Moving away from UK politics to Mexico, where Reuters reports that president President Andres Manuel López Obrador is expected to ask Joe Biden to consider sharing part of the US coronavirus vaccine supply at a virtual summit on Monday.
Biden is open to discussing the matter as part of a broader regional effort to cooperate in the fight against the Covid-19 pandemic but will maintain as his “number one priority” the need to first vaccinate as many Americans as possible, a White House official told Reuters on condition of anonymity.
López Obrador has been one of the most vocal leaders in the developing world pressing the richest countries to improve poorer nations’ access to the vaccines. He has called the current distribution system “totally unfair”.
“We fully expect that to come up,” the White House official said when asked whether López Obrador was likely to raise a request for shared vaccines when the leaders hold their first virtual meeting since Biden’s 20 January inauguration.
A Mexican official said López Obrador would ask for a loan of the US vaccine supplies, to be paid back when vaccines that Mexico has contracts for are delivered later in the year.
López Obrador’s office did not immediately respond to a request for comment, Reuters said.
The White House official made clear that while Biden is focused on “getting jabs in the arms” of Americans, the US recognises the need to forge a strategy to assist its neighbours since national borders cannot seal it off from the pandemic.
“Once we actually get the pandemic under control, the economic recovery is one where we’re going to have to eventually open our borders,” the official said. “But we cannot open our borders if Canada and Mexico have not similarly addressed the pandemic. So collaboration with Mexico is a top priority.”
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Sunak says the £20 increase in Universal Credit is “just one part” of the government’s help to people, and seems to be paving the way for its removal at the budget by emphasising other parts of the government’s support package.
“I’m proud of our actions over the last twelve months … there will be more support to come at the budget,” he says. “We’ve already announced things for next year like the national living wage and the local housing allowance. … there’s lots we’re doing to help those who need our help the most.”
On the self-employed, he says that the government doesn’t have perfect information about the self-employed, but that the approach of focusing support on those earning the majority of their income through self-employment was more generous than many suggested, with others proposing a threshold of 60% or two thirds.
He says that we have to keep “a watchful eye” on coronavirus variants and that he has seen no evidence that more variants are circulating.
He is also presented with a video of him serving people food without a mask last summer as part of promotion for the Eat Out to Help Out scheme, and asked about whether the plans were a mistake and if the same is planned for this summer. He says “lots of things we do cause transmission and we have to balance all of these things”. He rejects the suggestion that the scheme was a mistake and notes that young people, women and those on lower incomes work in hospitality and it was a matter of “social justice”. He declines to say whether the same support will be in place this year.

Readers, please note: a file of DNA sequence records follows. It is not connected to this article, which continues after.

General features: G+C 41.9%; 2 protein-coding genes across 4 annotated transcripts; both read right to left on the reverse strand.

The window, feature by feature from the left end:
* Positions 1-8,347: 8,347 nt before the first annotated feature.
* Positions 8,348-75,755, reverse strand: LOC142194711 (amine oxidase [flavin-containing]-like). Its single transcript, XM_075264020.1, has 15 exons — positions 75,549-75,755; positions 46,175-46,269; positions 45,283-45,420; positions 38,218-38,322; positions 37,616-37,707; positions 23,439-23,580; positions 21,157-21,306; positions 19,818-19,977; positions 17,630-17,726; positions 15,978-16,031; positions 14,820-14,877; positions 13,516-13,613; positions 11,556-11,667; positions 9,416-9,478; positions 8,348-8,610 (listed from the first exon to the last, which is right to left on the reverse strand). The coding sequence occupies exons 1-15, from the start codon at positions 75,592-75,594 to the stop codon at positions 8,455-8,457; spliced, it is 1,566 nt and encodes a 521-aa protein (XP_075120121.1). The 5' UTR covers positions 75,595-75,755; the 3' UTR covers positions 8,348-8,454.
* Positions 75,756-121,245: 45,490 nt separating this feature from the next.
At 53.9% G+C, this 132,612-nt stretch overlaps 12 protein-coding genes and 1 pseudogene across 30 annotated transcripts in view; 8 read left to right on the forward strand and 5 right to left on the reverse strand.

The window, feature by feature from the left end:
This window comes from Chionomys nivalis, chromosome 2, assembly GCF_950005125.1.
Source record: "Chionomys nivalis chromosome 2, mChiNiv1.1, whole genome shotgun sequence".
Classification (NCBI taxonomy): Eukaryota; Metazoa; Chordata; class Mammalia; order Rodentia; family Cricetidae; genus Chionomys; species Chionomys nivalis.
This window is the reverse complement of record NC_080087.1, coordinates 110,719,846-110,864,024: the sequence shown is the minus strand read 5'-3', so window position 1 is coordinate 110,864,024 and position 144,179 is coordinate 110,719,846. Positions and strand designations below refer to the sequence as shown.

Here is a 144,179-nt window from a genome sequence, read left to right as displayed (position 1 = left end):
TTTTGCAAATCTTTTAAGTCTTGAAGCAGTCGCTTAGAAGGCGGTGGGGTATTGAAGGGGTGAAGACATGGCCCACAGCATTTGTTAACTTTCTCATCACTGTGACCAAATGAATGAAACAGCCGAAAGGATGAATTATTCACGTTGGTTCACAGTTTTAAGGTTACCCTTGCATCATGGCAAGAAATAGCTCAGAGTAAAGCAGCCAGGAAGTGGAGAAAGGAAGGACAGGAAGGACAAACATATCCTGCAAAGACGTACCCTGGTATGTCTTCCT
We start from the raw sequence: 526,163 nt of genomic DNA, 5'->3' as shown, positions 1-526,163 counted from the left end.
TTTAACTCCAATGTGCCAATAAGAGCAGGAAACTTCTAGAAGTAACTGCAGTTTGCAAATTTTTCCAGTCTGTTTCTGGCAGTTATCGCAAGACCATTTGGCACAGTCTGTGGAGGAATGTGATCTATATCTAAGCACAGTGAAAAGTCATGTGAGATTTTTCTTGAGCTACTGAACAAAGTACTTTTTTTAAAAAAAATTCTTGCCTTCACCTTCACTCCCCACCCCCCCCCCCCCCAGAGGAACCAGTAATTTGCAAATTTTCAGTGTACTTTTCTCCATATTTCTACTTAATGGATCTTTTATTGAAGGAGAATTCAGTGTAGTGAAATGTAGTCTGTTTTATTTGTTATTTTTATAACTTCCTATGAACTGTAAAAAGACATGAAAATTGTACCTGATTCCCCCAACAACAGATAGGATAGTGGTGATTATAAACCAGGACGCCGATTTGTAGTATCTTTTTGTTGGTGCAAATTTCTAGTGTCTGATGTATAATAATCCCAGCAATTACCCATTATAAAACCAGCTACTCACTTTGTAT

He says there are “complicated ethical practical issues” with a vaccine certificate, saying not everyone will be able to take a vaccine and there will be verification issues. But he says the prime minister has established a review to look at these questions and it is “a potentially very relevant question for helping us reopen”.
He again says that there is no prospect of the dates already set out by Boris Johnson being moved forward and talks about “a cautious but irreversible one-way ticket”. And that, after a couple of questions about Brexit and the City, is that.
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Sunak is now on Marr. He acknowledges that the national debt is sensitive to interest rate increases and says that he was only able to respond to the current crisis because of the strength of the public finances. He reiterates many of the same points he made on Sky News, again saying that he wants to “level with people” about the steps that need to be taken.
Should businesses which have done well during the pandemic be paying some of that back in tax, Marr asks? Sunak points to the existing digital services tax and says he is working through the G7 and G20 on how to tax large multinational digital companies properly. He declines to comment on his view of a windfall tax in principle.
Asked if David Cameron and Keir Starmer are right that now is not the right time for corporation taxes to rise he says: “Now is the time to keep supporting the economy … that’s what I have been doing and that’s what we’ll continue doing … but it’s right to level with people about the challenges we face in the public finances”. He says “it’s not obvious that the Labour party even know what their position is”.
He again says he doesn’t recognise reports that he told backbench MPs that he will look to reduce taxes ahead of an election and refuses to answer any questions about specific tax rises.